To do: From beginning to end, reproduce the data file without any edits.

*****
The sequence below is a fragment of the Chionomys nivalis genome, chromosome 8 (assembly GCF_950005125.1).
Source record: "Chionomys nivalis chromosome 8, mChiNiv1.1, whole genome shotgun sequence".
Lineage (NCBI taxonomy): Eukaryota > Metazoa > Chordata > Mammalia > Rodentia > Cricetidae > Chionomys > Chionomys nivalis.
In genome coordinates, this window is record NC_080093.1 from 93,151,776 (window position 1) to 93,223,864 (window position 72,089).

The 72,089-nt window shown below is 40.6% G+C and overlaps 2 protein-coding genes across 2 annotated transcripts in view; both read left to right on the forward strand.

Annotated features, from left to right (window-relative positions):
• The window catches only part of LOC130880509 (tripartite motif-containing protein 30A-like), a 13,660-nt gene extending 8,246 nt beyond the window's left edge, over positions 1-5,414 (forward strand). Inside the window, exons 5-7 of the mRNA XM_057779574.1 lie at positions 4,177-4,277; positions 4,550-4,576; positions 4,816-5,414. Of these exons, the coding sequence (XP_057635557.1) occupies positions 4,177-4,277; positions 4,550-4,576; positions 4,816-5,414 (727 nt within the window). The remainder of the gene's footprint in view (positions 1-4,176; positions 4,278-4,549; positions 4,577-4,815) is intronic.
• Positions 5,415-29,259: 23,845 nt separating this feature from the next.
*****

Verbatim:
The sequence below is a fragment of the Chionomys nivalis genome, chromosome 8 (assembly GCF_950005125.1).
Source record: "Chionomys nivalis chromosome 8, mChiNiv1.1, whole genome shotgun sequence".
Lineage (NCBI taxonomy): Eukaryota > Metazoa > Chordata > Mammalia > Rodentia > Cricetidae > Chionomys > Chionomys nivalis.
In genome coordinates, this window is record NC_080093.1 from 93,151,776 (window position 1) to 93,223,864 (window position 72,089).

The 72,089-nt window shown below is 40.6% G+C and overlaps 2 protein-coding genes across 2 annotated transcripts in view; both read left to right on the forward strand.

Annotated features, from left to right (window-relative positions):
• The window catches only part of LOC130880509 (tripartite motif-containing protein 30A-like), a 13,660-nt gene extending 8,246 nt beyond the window's left edge, over positions 1-5,414 (forward strand). Inside the window, exons 5-7 of the mRNA XM_057779574.1 lie at positions 4,177-4,277; positions 4,550-4,576; positions 4,816-5,414. Of these exons, the coding sequence (XP_057635557.1) occupies positions 4,177-4,277; positions 4,550-4,576; positions 4,816-5,414 (727 nt within the window). The remainder of the gene's footprint in view (positions 1-4,176; positions 4,278-4,549; positions 4,577-4,815) is intronic.
• Positions 5,415-29,259: 23,845 nt separating this feature from the next.